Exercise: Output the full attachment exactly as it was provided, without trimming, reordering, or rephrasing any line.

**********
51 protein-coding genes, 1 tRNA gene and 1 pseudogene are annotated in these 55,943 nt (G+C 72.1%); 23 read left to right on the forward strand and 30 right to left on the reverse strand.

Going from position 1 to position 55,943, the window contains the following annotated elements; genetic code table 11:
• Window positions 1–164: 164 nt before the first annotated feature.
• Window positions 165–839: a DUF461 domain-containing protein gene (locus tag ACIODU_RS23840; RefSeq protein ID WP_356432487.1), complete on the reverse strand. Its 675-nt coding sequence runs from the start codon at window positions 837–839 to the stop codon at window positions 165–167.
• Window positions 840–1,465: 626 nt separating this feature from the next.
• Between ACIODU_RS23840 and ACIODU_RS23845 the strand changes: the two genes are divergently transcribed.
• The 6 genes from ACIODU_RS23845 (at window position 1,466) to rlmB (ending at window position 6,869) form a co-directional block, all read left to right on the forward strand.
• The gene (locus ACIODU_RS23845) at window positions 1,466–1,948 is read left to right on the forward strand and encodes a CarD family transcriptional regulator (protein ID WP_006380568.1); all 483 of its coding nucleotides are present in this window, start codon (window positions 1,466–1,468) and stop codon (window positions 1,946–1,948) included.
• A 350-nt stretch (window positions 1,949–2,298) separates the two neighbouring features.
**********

51 protein-coding genes, 1 tRNA gene and 1 pseudogene are annotated in these 55,943 nt (G+C 72.1%); 23 read left to right on the forward strand and 30 right to left on the reverse strand.

Going from position 1 to position 55,943, the window contains the following annotated elements; genetic code table 11:
• Window positions 1–164: 164 nt before the first annotated feature.
• Window positions 165–839: a DUF461 domain-containing protein gene (locus tag ACIODU_RS23840; RefSeq protein ID WP_356432487.1), complete on the reverse strand. Its 675-nt coding sequence runs from the start codon at window positions 837–839 to the stop codon at window positions 165–167.
• Window positions 840–1,465: 626 nt separating this feature from the next.
• Between ACIODU_RS23840 and ACIODU_RS23845 the strand changes: the two genes are divergently transcribed.
• The 6 genes from ACIODU_RS23845 (at window position 1,466) to rlmB (ending at window position 6,869) form a co-directional block, all read left to right on the forward strand.
• The gene (locus ACIODU_RS23845) at window positions 1,466–1,948 is read left to right on the forward strand and encodes a CarD family transcriptional regulator (protein ID WP_006380568.1); all 483 of its coding nucleotides are present in this window, start codon (window positions 1,466–1,468) and stop codon (window positions 1,946–1,948) included.
• A 350-nt stretch (window positions 1,949–2,298) separates the two neighbouring features.